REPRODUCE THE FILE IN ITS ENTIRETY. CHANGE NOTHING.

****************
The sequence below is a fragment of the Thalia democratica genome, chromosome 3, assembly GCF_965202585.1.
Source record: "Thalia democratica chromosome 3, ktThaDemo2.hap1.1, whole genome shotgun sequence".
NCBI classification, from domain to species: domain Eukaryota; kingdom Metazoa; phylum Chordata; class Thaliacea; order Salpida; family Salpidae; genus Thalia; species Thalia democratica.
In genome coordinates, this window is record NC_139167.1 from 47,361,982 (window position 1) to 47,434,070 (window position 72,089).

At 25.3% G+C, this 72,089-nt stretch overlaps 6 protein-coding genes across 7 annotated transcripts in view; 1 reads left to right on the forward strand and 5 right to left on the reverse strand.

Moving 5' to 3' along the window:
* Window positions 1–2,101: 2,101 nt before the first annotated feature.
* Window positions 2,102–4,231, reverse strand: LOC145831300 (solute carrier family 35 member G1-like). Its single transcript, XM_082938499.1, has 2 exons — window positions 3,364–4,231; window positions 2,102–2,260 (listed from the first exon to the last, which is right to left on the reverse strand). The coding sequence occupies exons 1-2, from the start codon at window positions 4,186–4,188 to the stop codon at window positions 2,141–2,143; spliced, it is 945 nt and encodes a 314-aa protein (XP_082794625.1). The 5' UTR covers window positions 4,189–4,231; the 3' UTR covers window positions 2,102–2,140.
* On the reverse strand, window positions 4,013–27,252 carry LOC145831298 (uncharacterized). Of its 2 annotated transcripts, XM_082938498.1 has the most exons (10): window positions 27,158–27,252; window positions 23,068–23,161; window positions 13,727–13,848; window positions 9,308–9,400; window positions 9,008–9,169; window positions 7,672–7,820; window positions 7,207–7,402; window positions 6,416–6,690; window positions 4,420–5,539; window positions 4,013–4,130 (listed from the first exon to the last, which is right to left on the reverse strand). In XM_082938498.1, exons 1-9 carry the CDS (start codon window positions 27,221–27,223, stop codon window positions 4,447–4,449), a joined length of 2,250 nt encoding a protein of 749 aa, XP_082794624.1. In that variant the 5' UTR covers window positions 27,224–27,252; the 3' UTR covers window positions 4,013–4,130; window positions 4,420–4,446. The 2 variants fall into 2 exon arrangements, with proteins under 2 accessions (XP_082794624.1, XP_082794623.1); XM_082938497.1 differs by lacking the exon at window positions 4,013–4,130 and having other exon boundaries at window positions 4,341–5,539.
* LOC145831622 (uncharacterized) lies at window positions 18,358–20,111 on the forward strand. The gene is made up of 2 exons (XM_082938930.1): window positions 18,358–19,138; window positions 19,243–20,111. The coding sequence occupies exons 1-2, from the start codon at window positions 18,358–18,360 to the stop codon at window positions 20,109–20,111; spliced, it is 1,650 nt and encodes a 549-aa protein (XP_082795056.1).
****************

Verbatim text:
The sequence below is a fragment of the Thalia democratica genome, chromosome 3, assembly GCF_965202585.1.
Source record: "Thalia democratica chromosome 3, ktThaDemo2.hap1.1, whole genome shotgun sequence".
NCBI classification, from domain to species: domain Eukaryota; kingdom Metazoa; phylum Chordata; class Thaliacea; order Salpida; family Salpidae; genus Thalia; species Thalia democratica.
In genome coordinates, this window is record NC_139167.1 from 47,361,982 (window position 1) to 47,434,070 (window position 72,089).

At 25.3% G+C, this 72,089-nt stretch overlaps 6 protein-coding genes across 7 annotated transcripts in view; 1 reads left to right on the forward strand and 5 right to left on the reverse strand.

Moving 5' to 3' along the window:
* Window positions 1–2,101: 2,101 nt before the first annotated feature.
* Window positions 2,102–4,231, reverse strand: LOC145831300 (solute carrier family 35 member G1-like). Its single transcript, XM_082938499.1, has 2 exons — window positions 3,364–4,231; window positions 2,102–2,260 (listed from the first exon to the last, which is right to left on the reverse strand). The coding sequence occupies exons 1-2, from the start codon at window positions 4,186–4,188 to the stop codon at window positions 2,141–2,143; spliced, it is 945 nt and encodes a 314-aa protein (XP_082794625.1). The 5' UTR covers window positions 4,189–4,231; the 3' UTR covers window positions 2,102–2,140.
* On the reverse strand, window positions 4,013–27,252 carry LOC145831298 (uncharacterized). Of its 2 annotated transcripts, XM_082938498.1 has the most exons (10): window positions 27,158–27,252; window positions 23,068–23,161; window positions 13,727–13,848; window positions 9,308–9,400; window positions 9,008–9,169; window positions 7,672–7,820; window positions 7,207–7,402; window positions 6,416–6,690; window positions 4,420–5,539; window positions 4,013–4,130 (listed from the first exon to the last, which is right to left on the reverse strand). In XM_082938498.1, exons 1-9 carry the CDS (start codon window positions 27,221–27,223, stop codon window positions 4,447–4,449), a joined length of 2,250 nt encoding a protein of 749 aa, XP_082794624.1. In that variant the 5' UTR covers window positions 27,224–27,252; the 3' UTR covers window positions 4,013–4,130; window positions 4,420–4,446. The 2 variants fall into 2 exon arrangements, with proteins under 2 accessions (XP_082794624.1, XP_082794623.1); XM_082938497.1 differs by lacking the exon at window positions 4,013–4,130 and having other exon boundaries at window positions 4,341–5,539.
* LOC145831622 (uncharacterized) lies at window positions 18,358–20,111 on the forward strand. The gene is made up of 2 exons (XM_082938930.1): window positions 18,358–19,138; window positions 19,243–20,111. The coding sequence occupies exons 1-2, from the start codon at window positions 18,358–18,360 to the stop codon at window positions 20,109–20,111; spliced, it is 1,650 nt and encodes a 549-aa protein (XP_082795056.1).